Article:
Ukrainian ornamental glass

Ukrainian ornamental glassIn Soviet Ukraine the manufacture of ornamental glass is one of the most interesting, as well as typical, artcraft forms in the decorative and applied arts prevalent in the Republic.

Sparkling and translucent cut-glass vases and goblets, beverage sets, brightly decorative coloured glassware, and unique sculptural pieces by Ukrainian artisans are greatly admired at various Republic, USSR, and international exhibitions and fairs. In recent years the use of glass has become widely popular in architecture and especially in interior decorating (decorative lamps, stained-glass panels, ornamental tarsia-work, compositional mosaics, etc.).

Ukrainian ornamental glass takes its origins from the olden time of Kievan Rus (9th-12th cc.), the state from which sprang the cultures of three fraternal Eastern Slav nations — the Russian, Ukrainian and Byelorussian. In that remote age, artisans made various glass articles of adornment, mainly bracelets, as well as glassware such as bottles, goblets, tumblers, etc. When stone and brick masonry appeared on the architectural scene, it was accompanied by the manufacture of smalto for mosaic work. But the Mongol-Tatar invasion in the 13th century caused a rather long slow-down in the evolvement of Old Rus culture in general arid of ornamental glass in particular. The lost arts began to revive only a few centuries later together with new cultural developments.

With the approach of the 15th and the 16th century, more original artistic and stylistic features were established in Ukrainian glassware, and during the 17th and 18th centuries production was considerably enlarged. The forms and assortment of articles produced were greatly enriched, improved technological means grew more widespread, and new kinds of vessels appeared: tetrahedral decanters, liquor flasks, powder flasks (for military or hunting use), barrels, animal- and birdshaped vessels. Until the mid-19th century, ornamental glass production in the Ukraine was mainly carried on in glass-making workshops varying in production capacity and known as “gootas.” They are first mentioned in documents that date back to the 15th century. Small “gootas'’ were owned by individual artisans or their families, while the large — glass-works, actually — were owned by landed proprietors, Cossack chieftains, or monasteries. Both hired and serf artisans were widely employed at such enterprises.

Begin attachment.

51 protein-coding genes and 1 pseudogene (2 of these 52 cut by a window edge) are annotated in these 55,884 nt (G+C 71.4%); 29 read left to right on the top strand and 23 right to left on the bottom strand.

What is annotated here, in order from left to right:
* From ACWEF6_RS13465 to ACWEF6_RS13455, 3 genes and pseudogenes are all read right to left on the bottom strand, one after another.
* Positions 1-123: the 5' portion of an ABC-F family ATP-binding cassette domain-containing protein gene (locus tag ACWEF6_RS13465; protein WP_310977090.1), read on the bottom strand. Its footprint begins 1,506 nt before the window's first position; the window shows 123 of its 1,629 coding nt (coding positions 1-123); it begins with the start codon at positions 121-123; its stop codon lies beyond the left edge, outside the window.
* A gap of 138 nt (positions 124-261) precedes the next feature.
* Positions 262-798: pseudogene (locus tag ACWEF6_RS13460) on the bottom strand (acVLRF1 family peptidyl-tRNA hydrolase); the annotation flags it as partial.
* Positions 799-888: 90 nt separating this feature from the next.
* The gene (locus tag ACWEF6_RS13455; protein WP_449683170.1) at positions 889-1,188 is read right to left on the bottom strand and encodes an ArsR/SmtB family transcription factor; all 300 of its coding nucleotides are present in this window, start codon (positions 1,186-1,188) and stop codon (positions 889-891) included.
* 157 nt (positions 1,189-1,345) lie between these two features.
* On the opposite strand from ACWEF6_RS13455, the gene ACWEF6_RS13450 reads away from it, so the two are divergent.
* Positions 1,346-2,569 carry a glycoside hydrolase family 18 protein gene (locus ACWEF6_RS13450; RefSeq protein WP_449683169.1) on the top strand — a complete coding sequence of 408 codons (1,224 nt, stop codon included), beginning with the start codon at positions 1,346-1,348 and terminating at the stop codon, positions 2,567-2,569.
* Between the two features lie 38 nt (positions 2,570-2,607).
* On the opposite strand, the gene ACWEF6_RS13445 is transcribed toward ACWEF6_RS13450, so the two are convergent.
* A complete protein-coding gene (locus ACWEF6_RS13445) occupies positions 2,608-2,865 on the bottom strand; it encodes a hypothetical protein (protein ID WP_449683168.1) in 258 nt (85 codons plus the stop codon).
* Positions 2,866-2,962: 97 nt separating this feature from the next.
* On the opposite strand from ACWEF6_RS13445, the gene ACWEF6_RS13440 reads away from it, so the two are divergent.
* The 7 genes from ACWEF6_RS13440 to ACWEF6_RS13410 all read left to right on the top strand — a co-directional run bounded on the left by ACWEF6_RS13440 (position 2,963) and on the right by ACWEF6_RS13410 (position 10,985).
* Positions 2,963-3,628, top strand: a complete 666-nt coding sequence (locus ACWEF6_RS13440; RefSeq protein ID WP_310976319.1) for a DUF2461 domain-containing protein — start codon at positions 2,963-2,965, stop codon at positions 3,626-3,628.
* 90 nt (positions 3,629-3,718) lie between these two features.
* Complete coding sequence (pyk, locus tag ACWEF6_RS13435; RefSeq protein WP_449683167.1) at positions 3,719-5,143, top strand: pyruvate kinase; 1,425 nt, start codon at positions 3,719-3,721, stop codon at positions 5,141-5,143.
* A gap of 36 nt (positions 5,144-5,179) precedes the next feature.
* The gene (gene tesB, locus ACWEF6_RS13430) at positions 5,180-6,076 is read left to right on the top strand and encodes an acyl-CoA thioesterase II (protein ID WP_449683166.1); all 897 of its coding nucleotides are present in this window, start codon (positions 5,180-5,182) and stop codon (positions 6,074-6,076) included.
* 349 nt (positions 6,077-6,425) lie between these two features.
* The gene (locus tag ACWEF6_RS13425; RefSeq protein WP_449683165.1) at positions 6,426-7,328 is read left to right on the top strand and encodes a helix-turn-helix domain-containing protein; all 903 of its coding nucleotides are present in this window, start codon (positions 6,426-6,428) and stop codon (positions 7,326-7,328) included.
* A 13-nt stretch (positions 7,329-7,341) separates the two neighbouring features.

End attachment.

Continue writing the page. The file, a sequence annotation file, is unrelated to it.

Before the October Revolution, Ukrainian ornamental glass developed along two main lines: one was the production of decorative objects to satisfy the demands of the ruling classes, the other was the production of glassware for the common people. These lines were radically different equally as to substance (function and quality) and to character (that is, the artistic and stylistic value of the product) which in their turn dictated the kind of production. Glassware meant for the nobility, the church, rich merchants, etc., often underwent changes in art form according to fashion trends of the time or the unstable aesthetic taste of the purchaser making the order, and were on the whole distinguished by a rather mixed selection of the finest products known in the trade. Articles manufactured for the wide masses were much less influenced by fashion and retained a more stable form that reflected long practical experience in producing specific articles that were both functional and decorative.

From the very first years following the October Revolution, the Party and the Government of the young Soviet state paid much attention to the development of handicrafts. Many glass-works were re-established or re-constructed, new enterprises were built. In 1940 the USSR Council of People’s Commissars adopted a special resolution on developing ornamental glass-making, and this greatly stimulated glassware production. However, peacetime labour of the Soviet people was interrupted by the treacherous attack on the USSR by the Nazi invaders. It took a whole ten to fifteen years after the war before the craft of ornamental glass-making flourished once more.

A qualitatively new stage in the development of Soviet glassware, and in the decorative and applied arts as a whole, took place in the late fifties when great attention was given to the problem of uniting architecture with art, and to solving questions on the interior decor of office buildings and apartment houses by using harmonious artcraft ensembles. Attitudes to things in daily use began to change — that of artists, production workers and the broad public. Everyone felt the desire to raise the artistic level of things functional.